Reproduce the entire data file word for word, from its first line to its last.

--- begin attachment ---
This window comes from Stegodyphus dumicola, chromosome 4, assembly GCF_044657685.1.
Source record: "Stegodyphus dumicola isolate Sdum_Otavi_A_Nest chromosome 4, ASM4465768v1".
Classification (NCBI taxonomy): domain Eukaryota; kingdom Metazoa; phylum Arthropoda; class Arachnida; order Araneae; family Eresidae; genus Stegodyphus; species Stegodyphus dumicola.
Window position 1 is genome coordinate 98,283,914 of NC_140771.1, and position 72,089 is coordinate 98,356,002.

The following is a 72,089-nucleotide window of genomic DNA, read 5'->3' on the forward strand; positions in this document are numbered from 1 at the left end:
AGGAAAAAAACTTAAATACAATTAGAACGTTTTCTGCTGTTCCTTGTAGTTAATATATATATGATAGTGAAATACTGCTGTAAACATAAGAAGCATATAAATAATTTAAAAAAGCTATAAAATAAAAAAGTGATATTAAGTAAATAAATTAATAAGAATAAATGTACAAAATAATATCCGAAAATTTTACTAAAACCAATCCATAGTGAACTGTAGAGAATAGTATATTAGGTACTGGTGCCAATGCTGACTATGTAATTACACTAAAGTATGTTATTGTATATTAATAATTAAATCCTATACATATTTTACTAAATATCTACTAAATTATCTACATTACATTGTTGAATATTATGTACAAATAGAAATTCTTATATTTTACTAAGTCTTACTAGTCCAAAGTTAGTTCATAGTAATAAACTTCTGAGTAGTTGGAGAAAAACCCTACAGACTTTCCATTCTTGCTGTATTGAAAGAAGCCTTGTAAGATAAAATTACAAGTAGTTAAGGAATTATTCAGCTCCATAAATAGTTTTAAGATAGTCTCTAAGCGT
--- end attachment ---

This window comes from Stegodyphus dumicola, chromosome 4, assembly GCF_044657685.1.
Source record: "Stegodyphus dumicola isolate Sdum_Otavi_A_Nest chromosome 4, ASM4465768v1".
Classification (NCBI taxonomy): domain Eukaryota; kingdom Metazoa; phylum Arthropoda; class Arachnida; order Araneae; family Eresidae; genus Stegodyphus; species Stegodyphus dumicola.
Window position 1 is genome coordinate 98,283,914 of NC_140771.1, and position 72,089 is coordinate 98,356,002.

The following is a 72,089-nucleotide window of genomic DNA, read 5'->3' on the forward strand; positions in this document are numbered from 1 at the left end:
AGGAAAAAAACTTAAATACAATTAGAACGTTTTCTGCTGTTCCTTGTAGTTAATATATATATGATAGTGAAATACTGCTGTAAACATAAGAAGCATATAAATAATTTAAAAAAGCTATAAAATAAAAAAGTGATATTAAGTAAATAAATTAATAAGAATAAATGTACAAAATAATATCCGAAAATTTTACTAAAACCAATCCATAGTGAACTGTAGAGAATAGTATATTAGGTACTGGTGCCAATGCTGACTATGTAATTACACTAAAGTATGTTATTGTATATTAATAATTAAATCCTATACATATTTTACTAAATATCTACTAAATTATCTACATTACATTGTTGAATATTATGTACAAATAGAAATTCTTATATTTTACTAAGTCTTACTAGTCCAAAGTTAGTTCATAGTAATAAACTTCTGAGTAGTTGGAGAAAAACCCTACAGACTTTCCATTCTTGCTGTATTGAAAGAAGCCTTGTAAGATAAAATTACAAGTAGTTAAGGAATTATTCAGCTCCATAAATAGTTTTAAGATAGTCTCTAAGCGT